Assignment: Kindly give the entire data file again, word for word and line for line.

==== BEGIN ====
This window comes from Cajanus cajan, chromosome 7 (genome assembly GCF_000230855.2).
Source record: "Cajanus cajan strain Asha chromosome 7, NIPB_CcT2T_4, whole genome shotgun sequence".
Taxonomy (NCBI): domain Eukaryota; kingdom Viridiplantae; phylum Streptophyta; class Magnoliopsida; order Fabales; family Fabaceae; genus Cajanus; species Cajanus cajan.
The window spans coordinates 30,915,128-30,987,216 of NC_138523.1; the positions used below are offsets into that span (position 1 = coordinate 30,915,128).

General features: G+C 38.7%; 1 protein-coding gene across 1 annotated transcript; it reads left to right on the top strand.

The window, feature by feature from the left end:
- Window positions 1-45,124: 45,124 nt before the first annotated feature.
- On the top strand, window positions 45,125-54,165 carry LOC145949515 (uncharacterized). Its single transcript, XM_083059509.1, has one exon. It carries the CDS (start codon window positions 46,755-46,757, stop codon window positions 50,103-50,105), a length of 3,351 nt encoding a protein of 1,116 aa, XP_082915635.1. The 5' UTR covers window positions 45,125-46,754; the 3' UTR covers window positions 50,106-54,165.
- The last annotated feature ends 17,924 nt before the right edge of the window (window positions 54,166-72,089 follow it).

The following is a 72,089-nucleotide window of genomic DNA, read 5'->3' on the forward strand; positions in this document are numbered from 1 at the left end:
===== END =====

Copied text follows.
This window comes from Cajanus cajan, chromosome 7 (genome assembly GCF_000230855.2).
Source record: "Cajanus cajan strain Asha chromosome 7, NIPB_CcT2T_4, whole genome shotgun sequence".
Taxonomy (NCBI): domain Eukaryota; kingdom Viridiplantae; phylum Streptophyta; class Magnoliopsida; order Fabales; family Fabaceae; genus Cajanus; species Cajanus cajan.
The window spans coordinates 30,915,128-30,987,216 of NC_138523.1; the positions used below are offsets into that span (position 1 = coordinate 30,915,128).

General features: G+C 38.7%; 1 protein-coding gene across 1 annotated transcript; it reads left to right on the top strand.

The window, feature by feature from the left end:
- Window positions 1-45,124: 45,124 nt before the first annotated feature.
- On the top strand, window positions 45,125-54,165 carry LOC145949515 (uncharacterized). Its single transcript, XM_083059509.1, has one exon. It carries the CDS (start codon window positions 46,755-46,757, stop codon window positions 50,103-50,105), a length of 3,351 nt encoding a protein of 1,116 aa, XP_082915635.1. The 5' UTR covers window positions 45,125-46,754; the 3' UTR covers window positions 50,106-54,165.
- The last annotated feature ends 17,924 nt before the right edge of the window (window positions 54,166-72,089 follow it).

The following is a 72,089-nucleotide window of genomic DNA, read 5'->3' on the forward strand; positions in this document are numbered from 1 at the left end: